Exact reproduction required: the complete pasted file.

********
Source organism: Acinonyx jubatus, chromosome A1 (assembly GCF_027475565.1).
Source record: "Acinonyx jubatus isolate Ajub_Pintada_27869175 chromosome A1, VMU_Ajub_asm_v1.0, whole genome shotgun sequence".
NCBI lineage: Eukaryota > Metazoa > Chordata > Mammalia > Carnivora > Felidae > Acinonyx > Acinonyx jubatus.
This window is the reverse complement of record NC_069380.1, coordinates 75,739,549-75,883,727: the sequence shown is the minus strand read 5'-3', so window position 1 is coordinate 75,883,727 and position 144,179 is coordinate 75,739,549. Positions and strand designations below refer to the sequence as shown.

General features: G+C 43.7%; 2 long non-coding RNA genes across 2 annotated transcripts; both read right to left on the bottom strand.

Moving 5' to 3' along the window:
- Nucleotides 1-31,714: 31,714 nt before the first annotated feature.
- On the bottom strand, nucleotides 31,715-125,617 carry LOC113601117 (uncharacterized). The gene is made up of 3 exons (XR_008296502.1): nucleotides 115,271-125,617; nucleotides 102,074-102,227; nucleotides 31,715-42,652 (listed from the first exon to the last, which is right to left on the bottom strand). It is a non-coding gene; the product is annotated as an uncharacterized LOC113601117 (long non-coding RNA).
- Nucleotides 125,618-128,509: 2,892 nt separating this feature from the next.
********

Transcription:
Source organism: Acinonyx jubatus, chromosome A1 (assembly GCF_027475565.1).
Source record: "Acinonyx jubatus isolate Ajub_Pintada_27869175 chromosome A1, VMU_Ajub_asm_v1.0, whole genome shotgun sequence".
NCBI lineage: Eukaryota > Metazoa > Chordata > Mammalia > Carnivora > Felidae > Acinonyx > Acinonyx jubatus.
This window is the reverse complement of record NC_069380.1, coordinates 75,739,549-75,883,727: the sequence shown is the minus strand read 5'-3', so window position 1 is coordinate 75,883,727 and position 144,179 is coordinate 75,739,549. Positions and strand designations below refer to the sequence as shown.

General features: G+C 43.7%; 2 long non-coding RNA genes across 2 annotated transcripts; both read right to left on the bottom strand.

Moving 5' to 3' along the window:
- Nucleotides 1-31,714: 31,714 nt before the first annotated feature.
- On the bottom strand, nucleotides 31,715-125,617 carry LOC113601117 (uncharacterized). The gene is made up of 3 exons (XR_008296502.1): nucleotides 115,271-125,617; nucleotides 102,074-102,227; nucleotides 31,715-42,652 (listed from the first exon to the last, which is right to left on the bottom strand). It is a non-coding gene; the product is annotated as an uncharacterized LOC113601117 (long non-coding RNA).
- Nucleotides 125,618-128,509: 2,892 nt separating this feature from the next.